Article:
GT3 reborn

Porsche GT3

The brand new Porsche 911 GT3 has been unveiled at the Geneva Motor Show, and fans across the world are salivating at the prospect of getting behind the wheel. That’s because this new thoroughbred features a naturally aspirated 4.0L engine developing 493bhp, can sprint from 0-100km/h in just 3.9 seconds, and offers a top speed of 318km/h. Enthusiasts will also be happy to hear that a manual gearbox option returns – the outgoing model featured flappy paddles only, which led to some disgruntled drivers.

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Ride of the Valkyrie

In Norse mythology, the valkyries were winged female spirits who chose who would die in battle and who would live. Their selected warriors were brought to Valhalla, a majestic hall in the realm of Asgard, ruled by the one-eyed god Odin.

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Porsche unveils hybrid Panamera Turbo S

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Hybrid technology, for the most part, tends to be associated with more sensible, environmentally friendly vehicles like the best-selling Toyota Prius, which focuses on better fuel consumption and cleaner driving.

But reducing your carbon footprint isn’t necessarily on the minds of all car manufacturers – icons like Ferrari or McLaren are using hybrid technology not for fuel efficiency, but as a tool to make their heart-racing vehicles go even faster.

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Arteon unveiled

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Volkswagen has given the world a sneak preview of its upcoming Arteon fastback, ahead of next month’s Geneva International Motor Show.

A four-door grand tourer that will be positioned above the Passat, the Arteon replaces the outgoing CC, though Volkswagen has claimed that the new model will be a little more upmarket. It’s not simply a name change, however – the front end has been redesigned with the headlights and radiator grille merging into one flowing section.

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McLaren’s Super Series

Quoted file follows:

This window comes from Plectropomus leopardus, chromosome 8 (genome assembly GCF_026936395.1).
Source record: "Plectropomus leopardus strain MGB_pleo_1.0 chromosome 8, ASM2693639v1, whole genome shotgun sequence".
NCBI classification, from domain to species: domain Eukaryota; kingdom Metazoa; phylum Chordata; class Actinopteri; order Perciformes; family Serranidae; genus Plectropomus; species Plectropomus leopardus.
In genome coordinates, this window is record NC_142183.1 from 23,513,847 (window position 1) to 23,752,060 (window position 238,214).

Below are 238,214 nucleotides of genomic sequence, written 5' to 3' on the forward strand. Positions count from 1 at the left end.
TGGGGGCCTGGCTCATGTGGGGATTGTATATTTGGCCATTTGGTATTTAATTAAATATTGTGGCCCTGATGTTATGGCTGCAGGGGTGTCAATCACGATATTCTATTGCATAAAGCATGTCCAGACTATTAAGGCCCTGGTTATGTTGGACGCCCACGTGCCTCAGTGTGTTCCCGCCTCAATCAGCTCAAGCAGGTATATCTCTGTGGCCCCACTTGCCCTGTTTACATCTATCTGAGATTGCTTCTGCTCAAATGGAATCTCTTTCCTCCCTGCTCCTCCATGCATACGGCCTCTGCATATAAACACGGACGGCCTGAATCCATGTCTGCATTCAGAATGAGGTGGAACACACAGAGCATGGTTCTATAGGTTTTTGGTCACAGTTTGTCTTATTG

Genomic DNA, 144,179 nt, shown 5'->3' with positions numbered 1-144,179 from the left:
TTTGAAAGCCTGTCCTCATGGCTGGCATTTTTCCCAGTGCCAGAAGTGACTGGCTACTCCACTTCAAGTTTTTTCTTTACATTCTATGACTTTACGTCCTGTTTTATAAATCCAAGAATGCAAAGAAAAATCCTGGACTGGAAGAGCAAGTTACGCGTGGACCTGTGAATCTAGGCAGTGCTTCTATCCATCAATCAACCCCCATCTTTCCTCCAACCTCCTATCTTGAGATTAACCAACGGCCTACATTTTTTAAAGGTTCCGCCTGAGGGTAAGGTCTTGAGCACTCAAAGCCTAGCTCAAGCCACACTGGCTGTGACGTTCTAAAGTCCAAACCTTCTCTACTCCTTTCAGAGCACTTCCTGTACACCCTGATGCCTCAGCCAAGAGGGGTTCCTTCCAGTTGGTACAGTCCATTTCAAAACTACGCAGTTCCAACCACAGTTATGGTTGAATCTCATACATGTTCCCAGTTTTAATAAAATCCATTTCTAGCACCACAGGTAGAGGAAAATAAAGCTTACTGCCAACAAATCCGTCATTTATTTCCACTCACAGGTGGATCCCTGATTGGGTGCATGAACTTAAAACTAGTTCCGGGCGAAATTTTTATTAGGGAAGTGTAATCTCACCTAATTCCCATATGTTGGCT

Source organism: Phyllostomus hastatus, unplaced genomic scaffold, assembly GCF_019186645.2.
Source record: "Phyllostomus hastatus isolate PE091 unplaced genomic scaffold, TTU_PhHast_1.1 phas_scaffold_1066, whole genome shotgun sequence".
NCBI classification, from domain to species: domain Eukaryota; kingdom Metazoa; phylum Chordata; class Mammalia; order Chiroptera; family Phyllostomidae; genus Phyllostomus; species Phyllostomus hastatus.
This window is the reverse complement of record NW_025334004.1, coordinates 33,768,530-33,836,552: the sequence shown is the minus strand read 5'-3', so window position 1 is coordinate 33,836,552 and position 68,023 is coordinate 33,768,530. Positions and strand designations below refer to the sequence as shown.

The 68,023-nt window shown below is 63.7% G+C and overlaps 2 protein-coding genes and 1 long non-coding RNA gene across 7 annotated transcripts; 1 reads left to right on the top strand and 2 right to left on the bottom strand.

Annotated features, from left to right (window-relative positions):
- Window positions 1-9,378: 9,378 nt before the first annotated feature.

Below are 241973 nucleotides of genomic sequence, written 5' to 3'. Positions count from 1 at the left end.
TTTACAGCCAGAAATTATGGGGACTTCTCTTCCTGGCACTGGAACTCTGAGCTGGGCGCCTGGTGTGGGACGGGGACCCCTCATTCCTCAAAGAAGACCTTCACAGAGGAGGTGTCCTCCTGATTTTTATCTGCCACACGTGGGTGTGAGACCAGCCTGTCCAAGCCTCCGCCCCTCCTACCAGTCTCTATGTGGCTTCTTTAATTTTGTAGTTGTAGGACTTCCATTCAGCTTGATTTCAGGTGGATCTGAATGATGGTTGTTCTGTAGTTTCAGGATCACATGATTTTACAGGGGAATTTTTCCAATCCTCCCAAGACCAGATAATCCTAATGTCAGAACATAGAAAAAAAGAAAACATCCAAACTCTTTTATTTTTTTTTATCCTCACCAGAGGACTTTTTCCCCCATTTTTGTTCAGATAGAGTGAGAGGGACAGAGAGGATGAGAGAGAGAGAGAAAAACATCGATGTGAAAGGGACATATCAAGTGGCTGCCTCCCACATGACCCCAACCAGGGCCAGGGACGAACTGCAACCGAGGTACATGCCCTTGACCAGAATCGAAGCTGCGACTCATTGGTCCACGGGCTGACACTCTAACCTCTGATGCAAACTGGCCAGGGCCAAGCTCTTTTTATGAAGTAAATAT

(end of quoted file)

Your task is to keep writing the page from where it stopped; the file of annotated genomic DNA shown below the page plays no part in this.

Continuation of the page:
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The Super Series testing under wraps

Beyond the realms of possibility for most people on the planet, the upcoming second-generation McLaren Super Series is getting a new engine in the form of a tasty 4.0L twin-turbocharged V8. Though McLaren aren’t confirming the concrete details until the launch of the model at the Geneva Motor Show next month, they do say that acceleration to 200km/h will take 7.8 seconds, and 10.3 seconds to complete a standing quarter mile. For reference, the Ford GT will take 10.8s to complete the quarter mile, and 10.6s for the Ferrari 488. In other words, it’s going to be quite fast.

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Maybach madness

Mercedes-Maybach G 650 Landaulet ;*Kraftstoffverbrauch kombiniert: 17,0 l/100 km, CO2-Emissionen kombiniert: 397 g/km Mercedes-Maybach G 650 Landaulet; *Fuel consumption combined: 17.0 l/100 km, CO2 emissions combined: 397 g/km

Mercedes offshoot Maybach has a reputation for devising vehicles that combine the ultimate in comfort with a price tag suitable only for those for whom money is no object, the best Mercedes has to offer wrapped in an ultra-extravagant package.

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Aston Martin – the next generation

VuI_01-newsheroSeemingly taking its name from the Star Trek universe, but more suitably from the Roman god of volcano fire, meet the Aston Marin Vulcan, undoubtedly the next supercar to feature on the walls of children (young and old) the world over.

While there are hints of the current Aston Martin stable, it’s very much a more forward-looking design (possible contender for understatement of the year) with its carbon fibre body, sleek lines and sharp edges, massive spoiler and rear diffuser, not to mention those spiky rear lights (we really love those lights).

Sitting below that sculpted bonnet and the massive air vents is an 800bhp 7.0L V12 engine developed by Aston Martin Racing. Take a moment to let that sink in. And, drawing on the car manufacturer’s racing heritage, the Vulcan will also feature Brembo racing callipers working with carbon ceramic racing disk brakes, Michelin race tyres, a six-speed sequential gearbox and, of course, a rear wheel drivetrain.

Due to make its début next month during the 85th annual Geneva International Motor Show, it has been described by CEO Dr Andy Palmer as “a true sports car for true sports car lovers,” and one which “sets a whole new standard in the ultra-high luxury supercar class,” not hyping the Vulcan up by any means.

Unfortunately, as some of its specifications may have already hinted, you’ll never get the chance to see this particular model on a road near you; Aston Martin have dashed some dreams with the announcement that the Vulcan will be a track-only supercar. Prospective owners will be first invited to build their experience on a number of high performance Aston Martins, including the V12 Vantage S and One-77 road cars.

Considering only 24 Vulcans will be built, you can’t really blame Aston Martin for this – evidently simply sitting into the Vulcan and driving off for a lap of the track will end sooner than expected, probably in a ditch, or a wall. On a more positive note, however, the company did mention “a design language hinting at the next generation of Aston Martin sports cars,” so we may see a distant cousin hurtling around the roads some day.

The £1.5m price tag may prove to be something of a hurdle, but we can’t wait. For the moment, a look at the new DB10 would suffice.

Teaser video at the link.